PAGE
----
Each filter menu includes a “Clear” button to deselect any options that have been selected. It’s not possible to access this button when using a keyboard to navigate the website.

This fails WCAG 2.1 success criterion 2.1.1 Keyboard.

We aim to address these issues when we change content management system in 2024.

Duplicate IDs

The Artist/Maker filter menu contains duplicate IDs because some artists are listed under multiple names in the collections database. IDs need to be unique for the HTML to be valid. If the HTML is not valid this can cause issues for some users of assistive technology.

This fails WCAG 2.1 success criteria 4.1.1 Parsing.

We aim to address these issues when we change content management system in 2024.

Date picker

The date picker on the Museums events search page:

We aim to address these issues when we change content management system in 2024.

Word documents

There are four Word documents that do not meet accessibility standards. This is because they require user input (act as editable forms or templates) but have visible labels or instructions that aren’t programmatically associated with the form field, or do not have programmatically determinable form fields.

This fails:

We aim to address these issues when we change content management system in 2024.

Norfolk Museums Pass application form

There is a Norfolk Museums Pass application form PDF on the Norfolk Museums Pass page. The PDF does not meet accessibility standards because:

  • It is an untagged PDF. This means it doesn’t contain tags to tell assistive technologies what content is in the document. It can be difficult for people using assistive technologies to navigate, find content, and determine where they are in this document. Screen readers might not read the content in the correct order.
  • Some of the text in the document does not have sufficient colour contrast against the background colours used. This means it can be difficult for users with visual disabilities to read this text.

We aim to address these issues when we change content management system in 2024.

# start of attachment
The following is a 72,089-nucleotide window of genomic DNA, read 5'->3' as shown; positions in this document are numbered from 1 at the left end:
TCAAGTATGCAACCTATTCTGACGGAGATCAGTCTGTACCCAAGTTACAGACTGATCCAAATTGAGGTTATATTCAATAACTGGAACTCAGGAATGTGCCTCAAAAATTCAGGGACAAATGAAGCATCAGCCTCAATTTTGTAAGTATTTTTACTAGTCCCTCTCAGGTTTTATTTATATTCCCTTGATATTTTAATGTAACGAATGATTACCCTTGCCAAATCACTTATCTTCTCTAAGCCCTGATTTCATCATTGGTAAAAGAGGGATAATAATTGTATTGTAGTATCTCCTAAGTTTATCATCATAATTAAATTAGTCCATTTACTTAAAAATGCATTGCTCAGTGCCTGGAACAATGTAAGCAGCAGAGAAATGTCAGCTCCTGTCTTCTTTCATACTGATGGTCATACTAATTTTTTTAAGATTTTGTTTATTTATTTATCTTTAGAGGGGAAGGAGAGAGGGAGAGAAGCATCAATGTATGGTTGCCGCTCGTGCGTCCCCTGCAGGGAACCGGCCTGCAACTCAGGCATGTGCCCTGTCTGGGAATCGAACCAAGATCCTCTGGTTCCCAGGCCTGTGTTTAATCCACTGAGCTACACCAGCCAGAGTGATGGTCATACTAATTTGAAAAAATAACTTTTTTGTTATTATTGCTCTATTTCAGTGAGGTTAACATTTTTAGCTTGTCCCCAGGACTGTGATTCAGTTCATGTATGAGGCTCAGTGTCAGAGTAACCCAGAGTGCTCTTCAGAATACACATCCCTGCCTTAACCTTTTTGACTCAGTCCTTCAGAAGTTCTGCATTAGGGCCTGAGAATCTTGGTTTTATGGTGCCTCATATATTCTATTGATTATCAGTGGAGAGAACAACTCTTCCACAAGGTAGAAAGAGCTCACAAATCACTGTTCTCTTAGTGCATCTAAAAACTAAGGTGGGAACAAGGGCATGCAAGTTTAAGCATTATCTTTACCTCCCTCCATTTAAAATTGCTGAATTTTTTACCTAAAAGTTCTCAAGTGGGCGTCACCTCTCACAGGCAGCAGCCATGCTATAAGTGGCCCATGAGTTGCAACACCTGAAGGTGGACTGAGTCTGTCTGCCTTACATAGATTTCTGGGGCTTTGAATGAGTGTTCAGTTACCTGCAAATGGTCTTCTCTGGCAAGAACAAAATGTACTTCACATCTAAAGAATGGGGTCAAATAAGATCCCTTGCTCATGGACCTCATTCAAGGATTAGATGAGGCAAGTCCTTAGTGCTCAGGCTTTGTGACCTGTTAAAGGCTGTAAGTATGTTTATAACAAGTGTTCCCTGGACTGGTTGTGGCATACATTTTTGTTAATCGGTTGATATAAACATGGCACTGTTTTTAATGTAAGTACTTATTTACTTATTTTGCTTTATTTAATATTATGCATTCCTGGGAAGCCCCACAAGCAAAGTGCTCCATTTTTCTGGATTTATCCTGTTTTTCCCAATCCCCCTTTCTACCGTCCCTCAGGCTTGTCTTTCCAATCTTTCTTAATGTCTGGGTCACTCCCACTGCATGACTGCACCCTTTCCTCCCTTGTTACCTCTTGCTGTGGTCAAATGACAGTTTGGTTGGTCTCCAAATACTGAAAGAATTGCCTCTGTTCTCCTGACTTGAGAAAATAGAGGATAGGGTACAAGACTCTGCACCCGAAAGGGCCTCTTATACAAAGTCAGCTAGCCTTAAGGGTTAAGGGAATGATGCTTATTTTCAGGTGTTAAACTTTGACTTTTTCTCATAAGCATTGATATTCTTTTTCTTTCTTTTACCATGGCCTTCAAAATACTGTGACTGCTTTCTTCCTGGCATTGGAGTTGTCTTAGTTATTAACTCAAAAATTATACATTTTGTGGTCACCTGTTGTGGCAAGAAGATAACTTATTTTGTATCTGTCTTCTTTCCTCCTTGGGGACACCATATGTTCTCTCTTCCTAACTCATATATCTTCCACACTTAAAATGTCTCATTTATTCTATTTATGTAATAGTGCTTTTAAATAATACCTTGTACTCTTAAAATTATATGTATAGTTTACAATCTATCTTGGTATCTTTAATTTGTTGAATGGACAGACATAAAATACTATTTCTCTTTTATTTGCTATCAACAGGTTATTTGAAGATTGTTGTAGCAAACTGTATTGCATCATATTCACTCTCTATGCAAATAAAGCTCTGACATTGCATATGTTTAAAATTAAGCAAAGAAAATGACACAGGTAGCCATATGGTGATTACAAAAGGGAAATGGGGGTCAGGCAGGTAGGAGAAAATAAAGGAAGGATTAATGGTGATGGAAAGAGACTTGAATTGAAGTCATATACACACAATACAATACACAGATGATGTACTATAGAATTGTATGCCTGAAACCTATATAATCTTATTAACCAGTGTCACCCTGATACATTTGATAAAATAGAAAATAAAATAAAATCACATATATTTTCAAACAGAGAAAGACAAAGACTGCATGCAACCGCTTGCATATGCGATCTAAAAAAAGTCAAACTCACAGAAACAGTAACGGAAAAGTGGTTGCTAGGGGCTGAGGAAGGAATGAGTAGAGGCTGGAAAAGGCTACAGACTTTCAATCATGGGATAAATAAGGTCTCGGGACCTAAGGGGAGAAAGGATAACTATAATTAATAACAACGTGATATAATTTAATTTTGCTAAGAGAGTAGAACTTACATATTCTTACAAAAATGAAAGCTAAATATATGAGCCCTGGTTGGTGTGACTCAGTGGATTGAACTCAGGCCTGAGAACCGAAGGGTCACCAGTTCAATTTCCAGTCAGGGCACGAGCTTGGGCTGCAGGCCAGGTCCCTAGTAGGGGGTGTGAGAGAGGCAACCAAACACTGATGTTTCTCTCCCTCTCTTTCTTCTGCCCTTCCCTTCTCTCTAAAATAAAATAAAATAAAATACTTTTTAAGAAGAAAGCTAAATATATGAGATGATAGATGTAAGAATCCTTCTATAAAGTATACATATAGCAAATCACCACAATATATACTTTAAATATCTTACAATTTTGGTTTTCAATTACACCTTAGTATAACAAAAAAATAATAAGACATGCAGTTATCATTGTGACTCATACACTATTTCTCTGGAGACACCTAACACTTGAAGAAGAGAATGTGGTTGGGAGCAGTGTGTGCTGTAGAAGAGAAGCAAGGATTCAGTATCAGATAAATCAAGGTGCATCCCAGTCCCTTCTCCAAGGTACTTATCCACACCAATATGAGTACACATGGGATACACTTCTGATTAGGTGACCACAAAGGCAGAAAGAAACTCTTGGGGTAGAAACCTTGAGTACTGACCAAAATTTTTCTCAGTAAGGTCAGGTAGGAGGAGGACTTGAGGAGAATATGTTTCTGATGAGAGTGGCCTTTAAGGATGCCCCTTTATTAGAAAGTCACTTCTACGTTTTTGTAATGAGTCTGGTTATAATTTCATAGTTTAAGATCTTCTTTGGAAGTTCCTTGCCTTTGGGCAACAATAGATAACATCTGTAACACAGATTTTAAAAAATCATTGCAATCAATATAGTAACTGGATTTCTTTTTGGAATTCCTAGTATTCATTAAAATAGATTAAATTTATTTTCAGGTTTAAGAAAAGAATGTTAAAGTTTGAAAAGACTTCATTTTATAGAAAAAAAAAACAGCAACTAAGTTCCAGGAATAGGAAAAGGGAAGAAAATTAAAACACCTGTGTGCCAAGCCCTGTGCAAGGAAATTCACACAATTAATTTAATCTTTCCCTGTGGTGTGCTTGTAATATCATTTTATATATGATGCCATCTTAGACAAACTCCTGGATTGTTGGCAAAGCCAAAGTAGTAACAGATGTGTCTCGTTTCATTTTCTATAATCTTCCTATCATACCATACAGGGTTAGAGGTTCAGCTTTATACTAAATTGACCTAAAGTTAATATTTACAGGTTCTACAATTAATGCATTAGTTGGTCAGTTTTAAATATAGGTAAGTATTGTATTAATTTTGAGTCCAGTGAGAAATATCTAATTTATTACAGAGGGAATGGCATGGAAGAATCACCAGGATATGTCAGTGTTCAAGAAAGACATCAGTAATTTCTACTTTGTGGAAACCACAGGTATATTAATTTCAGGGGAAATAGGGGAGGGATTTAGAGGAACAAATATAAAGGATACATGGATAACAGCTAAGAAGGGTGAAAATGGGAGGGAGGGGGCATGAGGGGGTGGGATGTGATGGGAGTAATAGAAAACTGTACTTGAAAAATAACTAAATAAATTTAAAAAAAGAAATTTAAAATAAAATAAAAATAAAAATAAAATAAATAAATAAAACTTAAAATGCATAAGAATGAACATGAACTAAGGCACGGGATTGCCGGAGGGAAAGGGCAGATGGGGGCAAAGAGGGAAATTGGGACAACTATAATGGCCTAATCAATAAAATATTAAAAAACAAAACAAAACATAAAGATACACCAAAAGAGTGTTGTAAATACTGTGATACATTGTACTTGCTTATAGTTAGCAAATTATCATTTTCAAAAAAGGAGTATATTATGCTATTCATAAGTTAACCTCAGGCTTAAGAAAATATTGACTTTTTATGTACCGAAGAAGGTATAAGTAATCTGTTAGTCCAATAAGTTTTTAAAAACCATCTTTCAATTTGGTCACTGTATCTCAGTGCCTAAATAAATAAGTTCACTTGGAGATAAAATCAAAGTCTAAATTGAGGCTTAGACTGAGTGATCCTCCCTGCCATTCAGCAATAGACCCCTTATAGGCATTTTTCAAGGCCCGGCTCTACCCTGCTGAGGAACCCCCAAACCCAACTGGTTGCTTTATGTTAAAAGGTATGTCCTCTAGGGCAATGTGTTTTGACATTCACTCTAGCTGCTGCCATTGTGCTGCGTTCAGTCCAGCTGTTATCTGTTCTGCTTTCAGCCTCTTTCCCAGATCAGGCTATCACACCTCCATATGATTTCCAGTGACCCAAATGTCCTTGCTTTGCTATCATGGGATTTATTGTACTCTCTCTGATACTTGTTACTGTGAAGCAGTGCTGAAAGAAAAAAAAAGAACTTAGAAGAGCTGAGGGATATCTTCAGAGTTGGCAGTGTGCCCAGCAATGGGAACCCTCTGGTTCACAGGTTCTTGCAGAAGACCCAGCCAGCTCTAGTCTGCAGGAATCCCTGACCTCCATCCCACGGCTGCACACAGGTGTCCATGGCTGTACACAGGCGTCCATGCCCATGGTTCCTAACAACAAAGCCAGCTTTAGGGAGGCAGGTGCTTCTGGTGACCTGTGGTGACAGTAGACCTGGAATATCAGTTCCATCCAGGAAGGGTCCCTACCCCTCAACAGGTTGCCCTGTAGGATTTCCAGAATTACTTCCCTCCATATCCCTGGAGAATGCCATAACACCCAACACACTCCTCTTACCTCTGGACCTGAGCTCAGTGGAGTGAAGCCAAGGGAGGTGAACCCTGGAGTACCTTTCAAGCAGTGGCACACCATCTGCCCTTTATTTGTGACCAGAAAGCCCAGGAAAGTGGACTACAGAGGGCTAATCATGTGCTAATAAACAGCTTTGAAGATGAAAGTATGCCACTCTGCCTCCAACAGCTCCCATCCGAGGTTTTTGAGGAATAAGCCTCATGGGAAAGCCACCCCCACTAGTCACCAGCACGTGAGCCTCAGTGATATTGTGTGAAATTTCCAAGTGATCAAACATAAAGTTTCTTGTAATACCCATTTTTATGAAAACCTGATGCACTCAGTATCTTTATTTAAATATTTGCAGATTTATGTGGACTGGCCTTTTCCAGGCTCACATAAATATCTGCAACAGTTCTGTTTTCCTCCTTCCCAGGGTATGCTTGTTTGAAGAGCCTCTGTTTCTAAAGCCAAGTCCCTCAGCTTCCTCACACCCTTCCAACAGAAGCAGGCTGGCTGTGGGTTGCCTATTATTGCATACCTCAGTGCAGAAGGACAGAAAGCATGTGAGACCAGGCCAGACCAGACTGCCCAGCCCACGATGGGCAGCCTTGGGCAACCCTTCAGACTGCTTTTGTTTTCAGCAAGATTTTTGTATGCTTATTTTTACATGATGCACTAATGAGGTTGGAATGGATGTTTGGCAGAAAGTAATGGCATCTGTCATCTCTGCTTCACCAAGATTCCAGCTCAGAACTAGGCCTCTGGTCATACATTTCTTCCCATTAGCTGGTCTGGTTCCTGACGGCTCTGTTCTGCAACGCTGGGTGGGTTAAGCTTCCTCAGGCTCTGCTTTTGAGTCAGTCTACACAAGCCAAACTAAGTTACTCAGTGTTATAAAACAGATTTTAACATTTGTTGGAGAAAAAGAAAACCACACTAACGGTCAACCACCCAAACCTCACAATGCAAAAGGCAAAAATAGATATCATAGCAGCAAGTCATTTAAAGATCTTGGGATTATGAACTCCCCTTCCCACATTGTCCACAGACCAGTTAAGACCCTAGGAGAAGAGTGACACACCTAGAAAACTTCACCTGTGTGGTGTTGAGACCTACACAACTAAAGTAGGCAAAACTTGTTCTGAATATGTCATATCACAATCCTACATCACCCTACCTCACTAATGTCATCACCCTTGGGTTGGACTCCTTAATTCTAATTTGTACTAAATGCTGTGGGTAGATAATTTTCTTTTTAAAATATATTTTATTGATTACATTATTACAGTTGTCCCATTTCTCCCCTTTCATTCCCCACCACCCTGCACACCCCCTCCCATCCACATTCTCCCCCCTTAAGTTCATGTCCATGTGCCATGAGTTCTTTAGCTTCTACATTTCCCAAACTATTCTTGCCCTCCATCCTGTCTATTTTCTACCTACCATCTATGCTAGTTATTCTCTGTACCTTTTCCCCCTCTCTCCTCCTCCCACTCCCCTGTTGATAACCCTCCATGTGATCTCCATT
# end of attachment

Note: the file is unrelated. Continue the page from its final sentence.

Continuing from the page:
Disproportionate burden

We are not claiming disproportionate burden on any part of our site.

Content that’s not within the scope of the accessibility regulations

PDFs and other documents

The accessibility regulations do not require us to fix PDFs or other documents published before 23 September 2018 if they’re not essential to providing our services.

Any new PDFs or Word documents we publish will meet accessibility standards.

Older videos

Some of our older videos may not have captions and/or audio description. This fails:

We do not plan to make these older videos accessible because videos published before 23 September 2020 are exempt from the meeting the accessibility regulations.

Maps

Our maps are not accessible to screen reader users. We have ensured that essential navigational information included in maps, such as addresses or directions, are available in an accessible format.

Preparation of this accessibility statement

This statement was prepared on 22 September 2020. It was last reviewed on 14 August 2023.

This website was last tested in February 2023. Norfolk County Council’s Digital Team carried out the test.

We tested the website www.museums.norfolk.gov.uk using automated and manual tests. We used:

  • Accessibility Insights for Web browser extension
  • Web Developer browser extension
  • Nu HTML Checker
  • WebAim.org contrast checker

We used a sample-based approach to auditing, based on the Website Accessibility Conformance Evaluation Methodology (WCAG-EM).